Moreover, the Government is exploring packaging recycling targets under our proposals for extended producer responsibility for packaging. The consultation on our more detailed proposals closed on 4 June 2021.

Rebecca Pow
Parliamentary Under-Secretary (Department for Environment, Food and Rural Affairs)
7th Jul 2021
To ask the Secretary of State for Environment, Food and Rural Affairs, what steps he is taking to tackle illegal puppy smuggling and inhumane breeding practices.

The Animal Welfare (Kept Animals) Bill was introduced in Parliament on 8 June. This will allow us to protect the welfare of pets by introducing restrictions to crack down on puppy smuggling and other low welfare movements of pets into Great Britain. The Bill reduces the number of pet dogs, cats and ferrets that can be moved under the pet travel rules which apply to non-commercial movements from 5 per person to 5 per vehicle for ferries and rail routes and 3 per person if a foot passenger or via air travel.

The Bill also includes a power to make regulations about the importation of pet animals into Great Britain for the purpose of promoting animal welfare. This will enable us to go further in the future and explore measures to prohibit or restrict imports of puppies below a minimum age, heavily pregnant dams, or dogs which have been subjected to mutilations such as cropped ears or docked tails.

The Government is planning to launch a consultation later this year on the proposed restrictions to the commercial and non-commercial movement of pets into Great Britain. The consultation will allow us to refine the scope of the measures.

Significant steps have also been taken to improve and update the laws on dog breeding in England. Under the Animal Welfare (Licensing of Activities Involving Animals) (England) Regulations 2018 anyone in the business of breeding and selling dogs and/or who breeds three or more litters in a twelve-month period needs to have a valid licence from their Local Authority. Licensees must meet strict statutory minimum welfare standards which are enforced by Local Authorities who have powers to issue, refuse or revoke licences.

Victoria Prentis
Minister of State (Department for Environment, Food and Rural Affairs)
7th Jul 2021
To ask the Secretary of State for Environment, Food and Rural Affairs, what steps steps he is taking to tackle the promotion of cropping dogs ears on social media.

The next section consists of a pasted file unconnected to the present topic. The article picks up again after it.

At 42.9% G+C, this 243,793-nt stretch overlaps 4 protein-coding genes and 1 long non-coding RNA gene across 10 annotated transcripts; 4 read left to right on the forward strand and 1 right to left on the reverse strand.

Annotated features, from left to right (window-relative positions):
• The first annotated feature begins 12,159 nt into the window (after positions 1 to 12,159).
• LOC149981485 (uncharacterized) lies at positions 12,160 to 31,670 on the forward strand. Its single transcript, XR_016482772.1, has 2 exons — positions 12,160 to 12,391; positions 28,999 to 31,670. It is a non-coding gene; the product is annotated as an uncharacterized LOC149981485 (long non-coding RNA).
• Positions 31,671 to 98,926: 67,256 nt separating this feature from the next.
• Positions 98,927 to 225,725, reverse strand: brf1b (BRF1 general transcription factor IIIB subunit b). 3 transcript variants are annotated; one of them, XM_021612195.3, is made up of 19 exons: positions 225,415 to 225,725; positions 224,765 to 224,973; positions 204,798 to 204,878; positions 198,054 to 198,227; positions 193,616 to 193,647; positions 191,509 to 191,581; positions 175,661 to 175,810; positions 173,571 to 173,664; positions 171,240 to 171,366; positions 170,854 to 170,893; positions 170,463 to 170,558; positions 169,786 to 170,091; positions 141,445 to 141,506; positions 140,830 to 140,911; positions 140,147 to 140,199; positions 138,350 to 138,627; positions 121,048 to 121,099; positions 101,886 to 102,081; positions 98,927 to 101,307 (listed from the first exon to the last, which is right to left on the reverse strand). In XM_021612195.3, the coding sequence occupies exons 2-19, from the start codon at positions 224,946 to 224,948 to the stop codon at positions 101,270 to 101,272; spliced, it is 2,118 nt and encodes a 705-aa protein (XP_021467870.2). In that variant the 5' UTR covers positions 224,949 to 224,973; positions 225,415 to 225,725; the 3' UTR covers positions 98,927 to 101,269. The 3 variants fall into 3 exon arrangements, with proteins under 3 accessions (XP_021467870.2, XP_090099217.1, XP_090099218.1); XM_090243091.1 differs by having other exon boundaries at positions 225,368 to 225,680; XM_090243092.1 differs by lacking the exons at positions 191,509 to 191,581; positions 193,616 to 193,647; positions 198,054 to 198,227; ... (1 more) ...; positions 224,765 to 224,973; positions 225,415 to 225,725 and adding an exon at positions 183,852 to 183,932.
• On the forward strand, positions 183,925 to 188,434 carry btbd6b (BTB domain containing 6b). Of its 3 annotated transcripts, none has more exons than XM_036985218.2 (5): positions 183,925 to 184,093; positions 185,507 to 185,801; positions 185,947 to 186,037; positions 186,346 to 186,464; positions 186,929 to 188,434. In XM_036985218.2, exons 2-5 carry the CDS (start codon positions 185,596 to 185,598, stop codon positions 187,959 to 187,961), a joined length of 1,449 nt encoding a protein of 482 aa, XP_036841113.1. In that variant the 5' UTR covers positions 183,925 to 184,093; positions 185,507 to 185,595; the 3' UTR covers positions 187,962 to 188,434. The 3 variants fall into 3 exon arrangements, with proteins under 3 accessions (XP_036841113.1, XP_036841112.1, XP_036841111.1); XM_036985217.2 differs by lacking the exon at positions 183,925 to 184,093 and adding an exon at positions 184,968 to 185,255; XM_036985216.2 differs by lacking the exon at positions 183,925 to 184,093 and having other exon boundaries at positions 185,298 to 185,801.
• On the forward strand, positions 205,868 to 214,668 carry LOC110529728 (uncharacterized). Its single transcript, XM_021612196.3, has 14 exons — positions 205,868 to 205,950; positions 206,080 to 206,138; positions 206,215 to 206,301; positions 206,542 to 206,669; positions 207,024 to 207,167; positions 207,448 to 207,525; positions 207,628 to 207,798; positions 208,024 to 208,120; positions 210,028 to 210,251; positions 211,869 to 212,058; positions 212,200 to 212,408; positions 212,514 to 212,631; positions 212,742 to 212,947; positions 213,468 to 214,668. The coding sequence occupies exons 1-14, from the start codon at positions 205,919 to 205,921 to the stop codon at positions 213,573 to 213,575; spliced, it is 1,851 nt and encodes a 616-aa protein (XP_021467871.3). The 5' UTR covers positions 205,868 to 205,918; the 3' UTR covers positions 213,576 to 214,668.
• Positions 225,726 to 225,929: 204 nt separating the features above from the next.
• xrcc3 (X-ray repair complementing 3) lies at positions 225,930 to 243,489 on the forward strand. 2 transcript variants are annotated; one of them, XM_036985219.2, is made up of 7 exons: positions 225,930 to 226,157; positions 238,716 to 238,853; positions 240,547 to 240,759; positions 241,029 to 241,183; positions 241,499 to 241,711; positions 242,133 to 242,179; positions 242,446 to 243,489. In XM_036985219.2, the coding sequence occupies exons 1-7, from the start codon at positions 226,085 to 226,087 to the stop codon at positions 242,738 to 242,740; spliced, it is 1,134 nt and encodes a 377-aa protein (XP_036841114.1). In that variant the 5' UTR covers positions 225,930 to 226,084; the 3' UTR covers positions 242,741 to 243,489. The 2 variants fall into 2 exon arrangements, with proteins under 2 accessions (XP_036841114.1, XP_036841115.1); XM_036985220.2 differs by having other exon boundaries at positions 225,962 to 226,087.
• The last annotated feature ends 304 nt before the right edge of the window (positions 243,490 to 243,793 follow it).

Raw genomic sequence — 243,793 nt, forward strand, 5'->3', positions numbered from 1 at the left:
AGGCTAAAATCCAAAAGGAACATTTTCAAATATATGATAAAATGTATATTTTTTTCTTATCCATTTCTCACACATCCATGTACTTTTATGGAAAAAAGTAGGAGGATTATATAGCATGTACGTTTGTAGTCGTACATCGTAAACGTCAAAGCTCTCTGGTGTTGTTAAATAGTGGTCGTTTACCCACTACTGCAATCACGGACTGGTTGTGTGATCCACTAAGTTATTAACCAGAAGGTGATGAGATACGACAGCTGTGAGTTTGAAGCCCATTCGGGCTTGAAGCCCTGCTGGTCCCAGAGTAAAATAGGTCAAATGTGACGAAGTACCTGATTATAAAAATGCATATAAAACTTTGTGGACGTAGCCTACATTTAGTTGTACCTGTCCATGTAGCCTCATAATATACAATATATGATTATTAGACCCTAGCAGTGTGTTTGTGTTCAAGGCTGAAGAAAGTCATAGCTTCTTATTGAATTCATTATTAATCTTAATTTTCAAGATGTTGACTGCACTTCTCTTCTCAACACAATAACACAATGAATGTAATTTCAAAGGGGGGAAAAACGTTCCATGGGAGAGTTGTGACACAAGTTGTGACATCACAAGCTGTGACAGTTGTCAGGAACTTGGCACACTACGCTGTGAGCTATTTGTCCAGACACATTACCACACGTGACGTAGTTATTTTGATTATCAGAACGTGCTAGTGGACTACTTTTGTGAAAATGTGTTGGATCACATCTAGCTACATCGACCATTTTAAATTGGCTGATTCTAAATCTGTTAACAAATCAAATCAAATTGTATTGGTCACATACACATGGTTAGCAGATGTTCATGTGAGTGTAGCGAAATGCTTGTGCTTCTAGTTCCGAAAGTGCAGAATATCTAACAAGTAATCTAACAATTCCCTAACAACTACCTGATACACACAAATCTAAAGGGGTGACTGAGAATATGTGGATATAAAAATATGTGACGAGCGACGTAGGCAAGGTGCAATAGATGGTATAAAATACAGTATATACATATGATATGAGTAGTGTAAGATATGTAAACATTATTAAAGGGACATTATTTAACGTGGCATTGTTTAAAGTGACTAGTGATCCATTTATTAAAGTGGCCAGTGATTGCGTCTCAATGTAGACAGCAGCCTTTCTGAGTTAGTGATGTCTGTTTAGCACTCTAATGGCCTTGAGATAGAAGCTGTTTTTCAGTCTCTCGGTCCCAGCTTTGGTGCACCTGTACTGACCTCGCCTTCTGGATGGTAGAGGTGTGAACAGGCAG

This Government is committed to eradicating the illegal cropping of dogs ears, not just addressing the practice’s promotion on social media. Under the Animal Welfare Act 2006, it is already an offence in England and Wales to carry out a non-exempted mutilation e.g. where it is not carried out for medical purposes, including the cropping of a dog’s ears. Now that The Animal Welfare (Sentencing) Act 2021 has come into force, anyone convicted of such an offence faces being sent to prison for up to 5 years, or receiving an unlimited fine, or both.

The Government published its Action Plan for Animal Welfare on 12th May, which can be found here: https://www.gov.uk/government/publications/action-plan-for-animal-welfare/action-plan-for-animal-welfare. This is a wide-reaching and ambitious plan to set out our current and future work on animal welfare. The Government has a manifesto commitment to crack down on puppy smuggling and one of our key reforms in the plan is to end this abhorrent, cruel practice and low-welfare pet imports. As part of the Action Plan, we are now making some significant changes to domestic law through the recently introduced Animal Welfare (Kept Animals) Bill. This Bill was introduced in Parliament on the 8 June and will progress through Parliament when parliamentary time allows. The Bill includes powers to introduce new restrictions on pet travel and on the commercial import of pets on welfare grounds, via secondary legislation. These power will allow us to go further and prioritise the welfare of dogs by prohibiting the importation and non-commercial movement of dogs into GB that have been subject to low welfare practices, such as ear cropping or tail docking, in line with our domestic legislation on these practices.

Meanwhile my Department maintains a national communications campaign (Petfished) to raise awareness of issues associated with low-welfare and illegal supply of pets. This includes providing clear signposting on where responsible breeders and rehoming centres can be found and encouraging prospective buyers to research the seller thoroughly before they visit and decide to purchase. The campaign provides a list of red flags for buyers to look out for when searching for a pet online. More information can be found here: https://getyourpetsafely.campaign.gov.uk/. We have also endorsed The Pet Advertising Advisory Group (PAAG) which was created to combat growing concerns about the irresponsible advertising of pets for sale, rehoming and exchange and backed a set of Minimum Standards that PAAG developed which several of the UK’s largest classified websites have agreed to meet.

Victoria Prentis
Minister of State (Department for Environment, Food and Rural Affairs)
7th Jul 2021
To ask the Secretary of State for Environment, Food and Rural Affairs, what assessment he has made of the effect of the timescale to introduce a deposit return scheme on the amount of plastic waste the UK will export overseas by 2024.